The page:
Discovering the Gene(s) Causing Developmental Dysplasia of the Hip (DDH)
The primary objective of the study is to find the gene(s) responsible for causing DDH. The secondary objective of the study is to determine the mode of genetic transmission of DDH.
|Study Design:||Observational Model: Case-Only
Time Perspective: Cross-Sectional
|Official Title:||Discovering the Gene(s) Causing Developmental Dysplasia of the Hip|
- Analyze whole exome sequencing for causitive mutation(s) in Fibrodysplasia Ossificans Progressiva (FOP) and other genetic variations. [ Time Frame: one year ] [ Designated as safety issue: No ]
Biospecimen Retention: Samples With DNA
DNA samples are kept
|Study Start Date:||January 2010|
|Estimated Study Completion Date:||January 2015|
|Estimated Primary Completion Date:||January 2015 (Final data collection date for primary outcome measure)|
Developmental dysplasia of the hip (DDH), formerly known as Congenital Dislocation of the Hip (CDH) is a relatively common disorder that can lead to early onset arthritis of the hip. It is believed that DDH is the major cause of arthritis of the hip in young patients. The majority of patients with DDH are unaware of their condition. Only a very small number of these patients with the extremely severe form of the disease (dislocated hip) are identified at birth. The remaining patients usually seek help when severe arthritis is present and joint preservation treatment is not possible. The exact etiology of this condition remains elusive. Based on reports in the literature, DDH is believed to have a genetic basis.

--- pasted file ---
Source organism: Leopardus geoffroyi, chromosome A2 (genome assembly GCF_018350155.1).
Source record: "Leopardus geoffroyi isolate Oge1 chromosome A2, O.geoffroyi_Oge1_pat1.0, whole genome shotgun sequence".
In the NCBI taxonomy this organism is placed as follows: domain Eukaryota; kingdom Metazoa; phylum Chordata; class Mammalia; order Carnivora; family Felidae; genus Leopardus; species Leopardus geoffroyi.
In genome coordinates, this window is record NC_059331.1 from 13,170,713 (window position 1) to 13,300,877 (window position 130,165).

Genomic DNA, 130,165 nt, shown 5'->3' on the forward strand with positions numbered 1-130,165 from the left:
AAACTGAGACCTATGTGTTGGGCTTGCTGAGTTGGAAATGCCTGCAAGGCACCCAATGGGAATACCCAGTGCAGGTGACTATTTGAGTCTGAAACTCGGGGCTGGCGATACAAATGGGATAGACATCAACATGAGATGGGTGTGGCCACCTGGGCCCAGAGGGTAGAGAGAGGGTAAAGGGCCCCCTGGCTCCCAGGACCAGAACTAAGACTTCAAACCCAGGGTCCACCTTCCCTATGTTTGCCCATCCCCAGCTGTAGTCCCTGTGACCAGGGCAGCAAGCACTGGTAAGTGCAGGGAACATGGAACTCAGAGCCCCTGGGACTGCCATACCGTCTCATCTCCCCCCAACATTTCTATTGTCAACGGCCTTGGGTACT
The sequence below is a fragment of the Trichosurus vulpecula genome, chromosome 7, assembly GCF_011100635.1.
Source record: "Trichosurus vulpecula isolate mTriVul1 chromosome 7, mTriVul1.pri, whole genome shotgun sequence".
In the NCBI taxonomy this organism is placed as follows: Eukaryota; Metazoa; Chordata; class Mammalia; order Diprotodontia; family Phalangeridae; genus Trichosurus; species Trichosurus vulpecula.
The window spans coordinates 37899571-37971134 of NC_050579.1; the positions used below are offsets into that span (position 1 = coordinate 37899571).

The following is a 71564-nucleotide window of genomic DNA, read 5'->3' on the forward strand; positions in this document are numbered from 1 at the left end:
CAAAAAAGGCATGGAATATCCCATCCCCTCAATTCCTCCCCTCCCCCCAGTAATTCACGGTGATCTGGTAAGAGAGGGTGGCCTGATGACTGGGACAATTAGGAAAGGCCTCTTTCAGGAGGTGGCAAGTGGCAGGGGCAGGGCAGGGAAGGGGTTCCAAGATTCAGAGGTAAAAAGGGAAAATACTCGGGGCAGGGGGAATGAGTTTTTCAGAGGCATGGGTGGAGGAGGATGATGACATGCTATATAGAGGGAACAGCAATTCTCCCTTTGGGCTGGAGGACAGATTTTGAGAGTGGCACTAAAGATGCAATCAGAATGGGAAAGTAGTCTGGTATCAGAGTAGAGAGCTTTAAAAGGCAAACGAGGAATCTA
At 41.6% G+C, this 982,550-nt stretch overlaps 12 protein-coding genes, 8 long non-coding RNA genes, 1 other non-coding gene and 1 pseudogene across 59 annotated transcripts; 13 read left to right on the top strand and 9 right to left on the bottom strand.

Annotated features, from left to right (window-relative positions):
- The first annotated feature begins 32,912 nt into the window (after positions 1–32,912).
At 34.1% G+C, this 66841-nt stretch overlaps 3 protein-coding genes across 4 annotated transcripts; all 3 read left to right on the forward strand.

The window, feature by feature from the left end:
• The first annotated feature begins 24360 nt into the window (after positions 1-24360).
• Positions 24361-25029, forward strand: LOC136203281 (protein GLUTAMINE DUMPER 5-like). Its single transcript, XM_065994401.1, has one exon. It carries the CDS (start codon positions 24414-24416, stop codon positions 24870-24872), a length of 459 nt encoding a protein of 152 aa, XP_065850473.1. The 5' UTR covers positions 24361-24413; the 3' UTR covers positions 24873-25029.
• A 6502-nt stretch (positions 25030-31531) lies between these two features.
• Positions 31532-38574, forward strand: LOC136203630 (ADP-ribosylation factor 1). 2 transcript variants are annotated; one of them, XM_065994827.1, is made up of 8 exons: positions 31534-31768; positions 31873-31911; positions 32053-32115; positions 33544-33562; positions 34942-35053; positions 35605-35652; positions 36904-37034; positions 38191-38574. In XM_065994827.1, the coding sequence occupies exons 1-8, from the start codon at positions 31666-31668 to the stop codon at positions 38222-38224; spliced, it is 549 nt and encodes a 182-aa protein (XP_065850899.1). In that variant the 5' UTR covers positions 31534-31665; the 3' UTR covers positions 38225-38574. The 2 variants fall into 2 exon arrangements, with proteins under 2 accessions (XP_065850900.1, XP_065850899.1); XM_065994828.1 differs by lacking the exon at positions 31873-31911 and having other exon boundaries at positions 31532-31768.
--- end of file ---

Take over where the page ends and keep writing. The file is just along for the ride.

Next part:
Dr. Javad Parvizi at Rothman Institute (RT) in Philadelphia has extensive experience with this condition because their center provides joint preservation procedures such as pelvic and femoral osteotomy. They also have extensive experience with hip replacement in these patients. They are aware of some families with many affected individuals. Close history taking and examination of these patients has suggested that there may indeed be a genetic basis for DDH. Based on our findings so far, we believe that a dominant pattern of inheritance may exist, implying that this disorder may be inherited in a Mendelian manner (Single gene disorder).
Furthermore, Dr. Parvizi's group have documented a peculiar pattern of dominant inheritance in which all affected males give rise to only affected female children, suggesting that the disorder may be inherited as an X-linked dominant trait. X-linked dominant is the mode of inheritance in which a gene on the X chromosome is dominant. The X-linked dominant inheritance may in part account for the large number of females affected with the trait. Understanding the inheritance mechanism of this disease will allow better genetic counseling and monitoring of affected individuals and their families.
The reason behind this study is to investigate the possible genetic inheritance of the disease. Knowing this information will allow us to test patients for the disease early and before arthritis develops. In addition it is possible that better treatments may be designed based on this knowledge.
DDH is a relatively common condition. Although the most severe form of DDH is usually diagnosed during birth (dislocated hip), the majority (>80%) of patients with this condition do not even know that they suffer from this disease and usually discover their condition when disabling arthritis of the hip develops in early adulthood.
Please refer to this study by its ClinicalTrials.gov identifier: NCT01193673
|United States, Utah|
|University of Utah Orthopaedic Center|
|Salt Lake City, Utah, United States, 84108|
|Principal Investigator:||Christopher Peters, MD||University of Utah Orthopaedic Center|